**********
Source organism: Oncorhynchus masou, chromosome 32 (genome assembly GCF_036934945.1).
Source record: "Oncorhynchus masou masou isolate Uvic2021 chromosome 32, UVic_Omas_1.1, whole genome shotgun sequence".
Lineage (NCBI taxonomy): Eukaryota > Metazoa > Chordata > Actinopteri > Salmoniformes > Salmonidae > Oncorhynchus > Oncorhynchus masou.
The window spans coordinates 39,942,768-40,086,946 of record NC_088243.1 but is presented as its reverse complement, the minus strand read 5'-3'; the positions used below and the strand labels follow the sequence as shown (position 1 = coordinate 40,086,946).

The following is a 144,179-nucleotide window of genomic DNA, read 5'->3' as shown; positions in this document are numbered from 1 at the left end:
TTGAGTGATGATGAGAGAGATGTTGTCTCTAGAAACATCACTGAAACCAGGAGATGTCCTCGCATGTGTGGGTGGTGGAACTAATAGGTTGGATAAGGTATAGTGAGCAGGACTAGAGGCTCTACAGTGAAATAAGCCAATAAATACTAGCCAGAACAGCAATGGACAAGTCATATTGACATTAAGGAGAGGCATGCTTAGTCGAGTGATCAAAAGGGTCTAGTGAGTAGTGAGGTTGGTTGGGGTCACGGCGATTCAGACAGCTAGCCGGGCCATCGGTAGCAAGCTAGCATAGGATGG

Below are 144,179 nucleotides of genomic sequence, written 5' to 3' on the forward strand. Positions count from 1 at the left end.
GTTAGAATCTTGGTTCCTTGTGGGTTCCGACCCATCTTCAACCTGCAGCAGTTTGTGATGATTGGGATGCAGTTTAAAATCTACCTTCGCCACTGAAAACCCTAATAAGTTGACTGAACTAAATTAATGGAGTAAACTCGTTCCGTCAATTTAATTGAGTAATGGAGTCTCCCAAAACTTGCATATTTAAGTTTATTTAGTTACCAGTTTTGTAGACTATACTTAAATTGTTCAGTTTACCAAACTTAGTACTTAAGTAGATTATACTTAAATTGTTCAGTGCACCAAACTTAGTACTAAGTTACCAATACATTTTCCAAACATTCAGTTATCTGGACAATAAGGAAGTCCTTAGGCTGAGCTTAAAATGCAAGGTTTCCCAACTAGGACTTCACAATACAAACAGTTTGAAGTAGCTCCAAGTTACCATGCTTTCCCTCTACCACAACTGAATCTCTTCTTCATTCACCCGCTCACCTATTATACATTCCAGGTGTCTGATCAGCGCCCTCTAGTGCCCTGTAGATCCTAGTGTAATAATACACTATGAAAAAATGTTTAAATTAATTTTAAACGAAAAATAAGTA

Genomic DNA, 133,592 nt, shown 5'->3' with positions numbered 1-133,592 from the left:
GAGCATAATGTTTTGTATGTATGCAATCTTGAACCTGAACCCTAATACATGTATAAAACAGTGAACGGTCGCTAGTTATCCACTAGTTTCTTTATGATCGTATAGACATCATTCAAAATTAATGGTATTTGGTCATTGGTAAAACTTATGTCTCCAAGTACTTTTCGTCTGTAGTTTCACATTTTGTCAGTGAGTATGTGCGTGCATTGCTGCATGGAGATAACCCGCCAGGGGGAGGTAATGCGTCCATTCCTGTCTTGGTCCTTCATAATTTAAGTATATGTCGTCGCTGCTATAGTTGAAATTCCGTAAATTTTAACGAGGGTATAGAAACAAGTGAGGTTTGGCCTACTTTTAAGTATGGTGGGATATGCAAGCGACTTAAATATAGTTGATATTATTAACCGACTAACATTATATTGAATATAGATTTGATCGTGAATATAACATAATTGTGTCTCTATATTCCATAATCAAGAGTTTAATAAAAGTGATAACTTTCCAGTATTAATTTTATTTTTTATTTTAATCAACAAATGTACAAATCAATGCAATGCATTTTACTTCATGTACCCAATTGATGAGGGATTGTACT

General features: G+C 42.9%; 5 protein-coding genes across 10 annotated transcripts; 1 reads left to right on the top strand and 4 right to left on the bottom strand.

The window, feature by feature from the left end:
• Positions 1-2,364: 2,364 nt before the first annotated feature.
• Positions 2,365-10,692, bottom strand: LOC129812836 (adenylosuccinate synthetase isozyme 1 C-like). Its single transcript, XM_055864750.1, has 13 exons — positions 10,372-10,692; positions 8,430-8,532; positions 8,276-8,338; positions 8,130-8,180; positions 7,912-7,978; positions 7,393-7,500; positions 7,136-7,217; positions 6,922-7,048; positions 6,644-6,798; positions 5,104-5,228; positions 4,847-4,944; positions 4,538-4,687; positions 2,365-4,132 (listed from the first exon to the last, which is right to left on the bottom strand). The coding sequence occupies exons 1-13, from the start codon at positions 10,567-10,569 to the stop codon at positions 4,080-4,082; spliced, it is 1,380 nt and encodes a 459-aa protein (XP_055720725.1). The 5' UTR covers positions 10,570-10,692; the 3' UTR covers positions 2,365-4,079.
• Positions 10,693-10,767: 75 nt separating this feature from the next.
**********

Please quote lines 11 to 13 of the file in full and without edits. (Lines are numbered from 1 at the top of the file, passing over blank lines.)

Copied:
General features: G+C 42.9%; 5 protein-coding genes across 10 annotated transcripts; 1 reads left to right on the top strand and 4 right to left on the bottom strand.

The window, feature by feature from the left end:
• Positions 1-2,364: 2,364 nt before the first annotated feature.